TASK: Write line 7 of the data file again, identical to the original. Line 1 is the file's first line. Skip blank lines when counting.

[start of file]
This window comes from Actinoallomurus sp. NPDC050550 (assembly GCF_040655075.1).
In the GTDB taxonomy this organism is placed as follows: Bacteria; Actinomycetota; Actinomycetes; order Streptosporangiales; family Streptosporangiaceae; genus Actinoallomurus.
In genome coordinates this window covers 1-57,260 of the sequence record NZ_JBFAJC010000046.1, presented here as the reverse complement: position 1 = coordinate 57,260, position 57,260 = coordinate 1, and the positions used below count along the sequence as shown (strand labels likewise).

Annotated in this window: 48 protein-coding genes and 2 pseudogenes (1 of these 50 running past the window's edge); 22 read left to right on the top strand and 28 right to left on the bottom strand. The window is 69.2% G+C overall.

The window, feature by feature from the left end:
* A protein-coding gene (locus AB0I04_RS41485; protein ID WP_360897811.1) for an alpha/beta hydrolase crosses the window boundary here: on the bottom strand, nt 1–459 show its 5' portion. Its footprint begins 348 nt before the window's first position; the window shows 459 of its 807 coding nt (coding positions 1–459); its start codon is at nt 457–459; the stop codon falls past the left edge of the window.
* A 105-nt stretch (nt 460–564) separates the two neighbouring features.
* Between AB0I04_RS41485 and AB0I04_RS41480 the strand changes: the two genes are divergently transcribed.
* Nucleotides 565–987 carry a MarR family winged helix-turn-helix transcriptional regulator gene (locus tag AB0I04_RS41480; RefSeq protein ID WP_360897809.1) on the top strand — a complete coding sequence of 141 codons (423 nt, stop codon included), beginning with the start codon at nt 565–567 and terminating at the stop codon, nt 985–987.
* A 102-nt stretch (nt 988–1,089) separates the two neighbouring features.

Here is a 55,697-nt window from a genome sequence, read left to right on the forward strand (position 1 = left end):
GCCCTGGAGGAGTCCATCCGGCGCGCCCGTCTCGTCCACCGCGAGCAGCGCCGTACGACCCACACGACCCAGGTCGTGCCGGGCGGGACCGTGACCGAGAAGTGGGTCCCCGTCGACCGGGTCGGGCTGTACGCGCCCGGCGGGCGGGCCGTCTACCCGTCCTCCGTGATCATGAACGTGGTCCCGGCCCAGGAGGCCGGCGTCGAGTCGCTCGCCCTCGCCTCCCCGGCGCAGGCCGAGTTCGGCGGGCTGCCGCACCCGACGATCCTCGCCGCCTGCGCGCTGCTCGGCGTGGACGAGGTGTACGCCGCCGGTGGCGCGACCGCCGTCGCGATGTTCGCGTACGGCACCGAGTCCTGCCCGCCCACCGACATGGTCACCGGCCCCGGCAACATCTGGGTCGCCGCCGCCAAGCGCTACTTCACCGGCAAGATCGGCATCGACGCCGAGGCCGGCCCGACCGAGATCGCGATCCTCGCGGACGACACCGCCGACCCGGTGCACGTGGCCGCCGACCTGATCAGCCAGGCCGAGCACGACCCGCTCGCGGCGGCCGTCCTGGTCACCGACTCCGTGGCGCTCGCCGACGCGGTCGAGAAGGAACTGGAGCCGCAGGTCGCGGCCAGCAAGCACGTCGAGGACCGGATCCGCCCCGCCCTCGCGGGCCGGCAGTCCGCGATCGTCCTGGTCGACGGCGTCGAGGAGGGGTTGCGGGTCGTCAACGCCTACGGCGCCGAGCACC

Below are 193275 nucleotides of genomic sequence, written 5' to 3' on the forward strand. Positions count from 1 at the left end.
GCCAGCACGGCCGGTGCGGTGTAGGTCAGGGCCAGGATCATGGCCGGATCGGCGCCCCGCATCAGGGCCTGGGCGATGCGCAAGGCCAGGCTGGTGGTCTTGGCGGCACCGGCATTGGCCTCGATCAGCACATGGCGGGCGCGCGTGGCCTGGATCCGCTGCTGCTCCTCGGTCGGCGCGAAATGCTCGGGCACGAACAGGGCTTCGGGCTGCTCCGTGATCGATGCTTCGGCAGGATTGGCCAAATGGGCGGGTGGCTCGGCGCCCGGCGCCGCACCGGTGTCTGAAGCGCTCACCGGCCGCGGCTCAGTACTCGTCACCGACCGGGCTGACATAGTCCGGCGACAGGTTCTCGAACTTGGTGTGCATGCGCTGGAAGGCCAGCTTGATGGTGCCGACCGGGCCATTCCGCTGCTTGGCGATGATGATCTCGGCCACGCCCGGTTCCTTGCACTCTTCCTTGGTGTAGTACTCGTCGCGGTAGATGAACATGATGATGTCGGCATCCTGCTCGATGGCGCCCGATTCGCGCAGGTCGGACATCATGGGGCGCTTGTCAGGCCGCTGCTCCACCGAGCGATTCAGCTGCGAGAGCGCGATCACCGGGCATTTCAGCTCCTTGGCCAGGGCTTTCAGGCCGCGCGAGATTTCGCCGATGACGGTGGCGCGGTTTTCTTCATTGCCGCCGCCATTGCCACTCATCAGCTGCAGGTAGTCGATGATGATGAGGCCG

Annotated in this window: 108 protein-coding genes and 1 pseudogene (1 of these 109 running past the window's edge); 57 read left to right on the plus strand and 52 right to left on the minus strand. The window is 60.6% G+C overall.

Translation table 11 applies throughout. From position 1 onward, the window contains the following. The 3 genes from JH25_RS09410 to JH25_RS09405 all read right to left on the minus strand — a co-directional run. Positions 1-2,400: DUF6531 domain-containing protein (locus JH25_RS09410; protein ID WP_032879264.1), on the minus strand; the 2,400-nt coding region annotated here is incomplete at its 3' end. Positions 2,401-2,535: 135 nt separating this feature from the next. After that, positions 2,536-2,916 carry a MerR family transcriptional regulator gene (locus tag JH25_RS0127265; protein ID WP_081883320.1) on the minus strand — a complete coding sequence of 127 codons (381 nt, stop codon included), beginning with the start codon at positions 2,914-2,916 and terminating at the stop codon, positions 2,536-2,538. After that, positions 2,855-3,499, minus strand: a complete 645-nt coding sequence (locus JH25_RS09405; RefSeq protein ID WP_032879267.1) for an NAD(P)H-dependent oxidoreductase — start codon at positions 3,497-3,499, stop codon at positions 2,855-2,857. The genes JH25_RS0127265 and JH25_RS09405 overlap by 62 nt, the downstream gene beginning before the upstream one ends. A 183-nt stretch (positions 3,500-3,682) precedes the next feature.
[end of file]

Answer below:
* A 105-nt stretch (nt 460–564) separates the two neighbouring features.